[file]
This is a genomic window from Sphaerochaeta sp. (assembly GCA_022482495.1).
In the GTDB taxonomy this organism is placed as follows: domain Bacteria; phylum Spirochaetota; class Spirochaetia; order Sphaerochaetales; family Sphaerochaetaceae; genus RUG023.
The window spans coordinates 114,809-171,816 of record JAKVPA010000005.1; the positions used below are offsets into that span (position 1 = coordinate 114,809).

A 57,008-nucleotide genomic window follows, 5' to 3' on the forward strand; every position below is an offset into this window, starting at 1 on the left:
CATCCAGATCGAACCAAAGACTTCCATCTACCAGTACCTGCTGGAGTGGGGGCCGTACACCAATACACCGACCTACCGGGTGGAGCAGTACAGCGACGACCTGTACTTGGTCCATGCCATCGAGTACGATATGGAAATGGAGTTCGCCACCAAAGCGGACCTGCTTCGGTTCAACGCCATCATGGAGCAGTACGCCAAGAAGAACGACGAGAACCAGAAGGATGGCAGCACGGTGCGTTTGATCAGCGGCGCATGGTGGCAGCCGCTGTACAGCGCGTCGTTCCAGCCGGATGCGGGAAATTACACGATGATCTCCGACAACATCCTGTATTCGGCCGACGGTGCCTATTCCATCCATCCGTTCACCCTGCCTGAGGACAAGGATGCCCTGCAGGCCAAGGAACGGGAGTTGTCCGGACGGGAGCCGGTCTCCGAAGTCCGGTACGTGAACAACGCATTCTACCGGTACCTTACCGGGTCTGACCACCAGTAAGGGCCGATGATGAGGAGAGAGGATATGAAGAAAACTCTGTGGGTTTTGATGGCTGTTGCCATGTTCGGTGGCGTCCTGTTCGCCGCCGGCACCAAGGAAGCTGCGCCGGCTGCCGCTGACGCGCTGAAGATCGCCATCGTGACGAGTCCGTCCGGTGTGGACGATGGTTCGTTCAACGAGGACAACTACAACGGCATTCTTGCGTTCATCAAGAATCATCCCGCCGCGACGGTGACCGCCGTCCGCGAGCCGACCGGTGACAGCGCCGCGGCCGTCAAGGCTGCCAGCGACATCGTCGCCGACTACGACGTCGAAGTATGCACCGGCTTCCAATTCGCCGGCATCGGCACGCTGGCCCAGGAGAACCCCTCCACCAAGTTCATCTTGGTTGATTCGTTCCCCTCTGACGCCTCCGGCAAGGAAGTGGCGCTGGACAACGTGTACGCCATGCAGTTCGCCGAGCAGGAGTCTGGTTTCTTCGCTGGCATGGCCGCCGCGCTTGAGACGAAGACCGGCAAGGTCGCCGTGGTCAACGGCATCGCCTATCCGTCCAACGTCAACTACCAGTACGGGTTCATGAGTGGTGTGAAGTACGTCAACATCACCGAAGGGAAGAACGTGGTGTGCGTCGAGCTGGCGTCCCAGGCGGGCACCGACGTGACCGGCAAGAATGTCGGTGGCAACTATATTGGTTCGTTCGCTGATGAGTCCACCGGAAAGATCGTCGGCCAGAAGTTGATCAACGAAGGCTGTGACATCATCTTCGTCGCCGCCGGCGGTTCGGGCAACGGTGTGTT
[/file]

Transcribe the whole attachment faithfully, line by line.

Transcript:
This is a genomic window from Sphaerochaeta sp. (assembly GCA_022482495.1).
In the GTDB taxonomy this organism is placed as follows: domain Bacteria; phylum Spirochaetota; class Spirochaetia; order Sphaerochaetales; family Sphaerochaetaceae; genus RUG023.
The window spans coordinates 114,809-171,816 of record JAKVPA010000005.1; the positions used below are offsets into that span (position 1 = coordinate 114,809).

A 57,008-nucleotide genomic window follows, 5' to 3' on the forward strand; every position below is an offset into this window, starting at 1 on the left:
CATCCAGATCGAACCAAAGACTTCCATCTACCAGTACCTGCTGGAGTGGGGGCCGTACACCAATACACCGACCTACCGGGTGGAGCAGTACAGCGACGACCTGTACTTGGTCCATGCCATCGAGTACGATATGGAAATGGAGTTCGCCACCAAAGCGGACCTGCTTCGGTTCAACGCCATCATGGAGCAGTACGCCAAGAAGAACGACGAGAACCAGAAGGATGGCAGCACGGTGCGTTTGATCAGCGGCGCATGGTGGCAGCCGCTGTACAGCGCGTCGTTCCAGCCGGATGCGGGAAATTACACGATGATCTCCGACAACATCCTGTATTCGGCCGACGGTGCCTATTCCATCCATCCGTTCACCCTGCCTGAGGACAAGGATGCCCTGCAGGCCAAGGAACGGGAGTTGTCCGGACGGGAGCCGGTCTCCGAAGTCCGGTACGTGAACAACGCATTCTACCGGTACCTTACCGGGTCTGACCACCAGTAAGGGCCGATGATGAGGAGAGAGGATATGAAGAAAACTCTGTGGGTTTTGATGGCTGTTGCCATGTTCGGTGGCGTCCTGTTCGCCGCCGGCACCAAGGAAGCTGCGCCGGCTGCCGCTGACGCGCTGAAGATCGCCATCGTGACGAGTCCGTCCGGTGTGGACGATGGTTCGTTCAACGAGGACAACTACAACGGCATTCTTGCGTTCATCAAGAATCATCCCGCCGCGACGGTGACCGCCGTCCGCGAGCCGACCGGTGACAGCGCCGCGGCCGTCAAGGCTGCCAGCGACATCGTCGCCGACTACGACGTCGAAGTATGCACCGGCTTCCAATTCGCCGGCATCGGCACGCTGGCCCAGGAGAACCCCTCCACCAAGTTCATCTTGGTTGATTCGTTCCCCTCTGACGCCTCCGGCAAGGAAGTGGCGCTGGACAACGTGTACGCCATGCAGTTCGCCGAGCAGGAGTCTGGTTTCTTCGCTGGCATGGCCGCCGCGCTTGAGACGAAGACCGGCAAGGTCGCCGTGGTCAACGGCATCGCCTATCCGTCCAACGTCAACTACCAGTACGGGTTCATGAGTGGTGTGAAGTACGTCAACATCACCGAAGGGAAGAACGTGGTGTGCGTCGAGCTGGCGTCCCAGGCGGGCACCGACGTGACCGGCAAGAATGTCGGTGGCAACTATATTGGTTCGTTCGCTGATGAGTCCACCGGAAAGATCGTCGGCCAGAAGTTGATCAACGAAGGCTGTGACATCATCTTCGTCGCCGCCGGCGGTTCGGGCAACGGTGTGTT